The research participants who volunteer or give permission for themselves, their clinical and health data, and their tissues to be used in clinical research are the heart of the clinical research enterprise.

—Sung et al. (2003, p. 1279).

Over the past 50 years, as a result of breakthroughs in basic biomedical and behavioral intervention research, many strategies for improving health and quality of life have been discovered, and there has been an unprecedented supply of information related to them. Development of these discoveries and translation to individuals, communities, and clinical settings are predicated upon the participation of diverse study participants in intervention trials (George, Duran, & Norris, 2014; Sung et al., 2003). A carefully developed, implemented, and evaluated recruitment and retention plan ensures adequate representation in intervention studies from diverse groups of individuals (e.g., age, gender, ethnicity), which in turn is essential to support the generalizability of interventions that will ultimately positively impact the health and well-being of populations (Hendricks-Ferguson et al., 2012; Sung et al., 2003). Given the pace of discovery in biomedical science and the increased complexity of health and social issues, there will be an increased need for behavioral intervention research. Accordingly, the number of behavioral intervention research studies will continue to increase (Sung et al., 2003) and in turn, there will be an increased demand for research participants from diverse populations.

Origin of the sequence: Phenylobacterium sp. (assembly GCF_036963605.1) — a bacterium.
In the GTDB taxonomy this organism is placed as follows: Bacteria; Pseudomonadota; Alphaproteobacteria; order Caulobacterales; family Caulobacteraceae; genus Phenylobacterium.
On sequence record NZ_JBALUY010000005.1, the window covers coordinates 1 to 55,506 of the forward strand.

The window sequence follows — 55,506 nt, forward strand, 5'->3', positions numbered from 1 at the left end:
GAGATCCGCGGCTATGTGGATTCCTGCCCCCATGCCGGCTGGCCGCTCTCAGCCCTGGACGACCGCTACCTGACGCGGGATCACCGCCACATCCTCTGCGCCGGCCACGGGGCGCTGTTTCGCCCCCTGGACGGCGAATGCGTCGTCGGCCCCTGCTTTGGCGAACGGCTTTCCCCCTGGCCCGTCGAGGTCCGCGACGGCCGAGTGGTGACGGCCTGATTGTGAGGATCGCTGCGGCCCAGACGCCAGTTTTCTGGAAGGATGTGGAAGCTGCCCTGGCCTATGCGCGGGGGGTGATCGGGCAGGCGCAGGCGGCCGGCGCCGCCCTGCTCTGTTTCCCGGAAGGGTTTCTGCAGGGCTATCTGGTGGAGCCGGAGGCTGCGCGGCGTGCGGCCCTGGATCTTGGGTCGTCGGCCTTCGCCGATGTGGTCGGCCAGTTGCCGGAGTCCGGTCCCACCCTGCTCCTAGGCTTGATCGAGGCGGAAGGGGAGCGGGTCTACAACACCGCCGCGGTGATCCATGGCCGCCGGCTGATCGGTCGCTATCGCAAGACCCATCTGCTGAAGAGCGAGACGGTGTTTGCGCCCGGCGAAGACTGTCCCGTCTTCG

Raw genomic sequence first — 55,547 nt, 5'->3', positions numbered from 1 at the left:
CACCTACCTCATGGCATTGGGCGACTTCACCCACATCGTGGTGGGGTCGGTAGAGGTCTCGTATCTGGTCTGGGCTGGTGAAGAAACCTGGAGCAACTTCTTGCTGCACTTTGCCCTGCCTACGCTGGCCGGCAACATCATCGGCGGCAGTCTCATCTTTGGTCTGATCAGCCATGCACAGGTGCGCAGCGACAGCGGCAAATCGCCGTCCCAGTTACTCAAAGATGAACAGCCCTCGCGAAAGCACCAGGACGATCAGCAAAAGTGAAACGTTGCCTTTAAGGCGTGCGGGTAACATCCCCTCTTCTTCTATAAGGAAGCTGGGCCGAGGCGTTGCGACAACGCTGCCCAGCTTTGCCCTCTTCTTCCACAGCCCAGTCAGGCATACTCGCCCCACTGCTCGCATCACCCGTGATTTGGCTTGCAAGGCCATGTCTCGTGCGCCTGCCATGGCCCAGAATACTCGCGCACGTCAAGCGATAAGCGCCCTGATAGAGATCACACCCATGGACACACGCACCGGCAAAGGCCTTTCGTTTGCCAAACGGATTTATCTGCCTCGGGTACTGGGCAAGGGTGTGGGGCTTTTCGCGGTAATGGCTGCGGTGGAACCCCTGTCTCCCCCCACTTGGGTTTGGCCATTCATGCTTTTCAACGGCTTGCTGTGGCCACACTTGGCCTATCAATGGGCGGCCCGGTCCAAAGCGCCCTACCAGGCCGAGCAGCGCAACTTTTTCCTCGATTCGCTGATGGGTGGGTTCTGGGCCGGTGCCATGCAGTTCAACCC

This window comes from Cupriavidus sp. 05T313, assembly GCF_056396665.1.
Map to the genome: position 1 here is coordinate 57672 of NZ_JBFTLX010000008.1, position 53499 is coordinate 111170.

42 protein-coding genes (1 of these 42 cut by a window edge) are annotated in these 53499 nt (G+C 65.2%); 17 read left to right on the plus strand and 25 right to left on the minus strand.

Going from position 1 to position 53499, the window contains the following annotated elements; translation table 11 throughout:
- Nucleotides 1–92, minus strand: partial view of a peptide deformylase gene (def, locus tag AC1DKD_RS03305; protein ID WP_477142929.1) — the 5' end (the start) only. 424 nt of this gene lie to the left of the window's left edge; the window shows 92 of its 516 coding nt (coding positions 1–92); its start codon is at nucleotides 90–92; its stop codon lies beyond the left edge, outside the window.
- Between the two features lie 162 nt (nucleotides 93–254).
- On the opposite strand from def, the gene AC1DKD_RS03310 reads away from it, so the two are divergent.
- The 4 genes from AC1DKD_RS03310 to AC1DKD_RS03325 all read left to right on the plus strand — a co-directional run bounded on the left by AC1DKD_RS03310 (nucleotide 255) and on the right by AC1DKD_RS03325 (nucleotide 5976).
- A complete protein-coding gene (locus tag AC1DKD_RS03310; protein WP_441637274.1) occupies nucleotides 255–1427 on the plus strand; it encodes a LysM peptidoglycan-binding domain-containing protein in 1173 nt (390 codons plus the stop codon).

It is well established that the effective recruitment and retention of individuals in behavioral intervention research trials are critical to the development of a successful intervention at all stages of the pipeline. Yet, despite the long history of intervention research, recruitment and retention of study participants remain a central challenge to most investigators (Sung et al., 2003). There are two main goals of recruitment: to enroll participants into a study who are representative of the target population and to enroll sufficient numbers of participants to meet the sample size and power requirements for the study. Many studies fall short on recruitment and fail to achieve these goals or to do so within a reasonable time frame. Practical considerations include one’s budget and access to resources such as staff to help with recruitment and retention. Allocation of funds to this effort is critical as it takes resources to assure adequacy in recruitment methodology and also to employ effective retention strategies. Time taken to recruit research participants is important for both logistical and scientific reasons. From a logistics standpoint, lagging recruitment results in higher costs, frustration, and issues related to treatment fidelity and staff effort. From a scientific standpoint, lagging recruitment may make the trial outdated (e.g., a new intervention may be introduced), or supplanted by other researchers who address the research questions sooner. This could delay the time that an effective intervention could be actually implemented in community settings. Recruitment lags can also adversely impact those already enrolled in a trial (Friedman, Furberg, & DeMets, 2010). For example, participants enrolled in a group therapy study would have to wait an indefinite amount of time to receive a much needed treatment owing to a delay in recruiting the required number of participants for the group. Moreover, recruitment lags generate concern from the funding agency about the ability of the research team to successfully conduct the trial.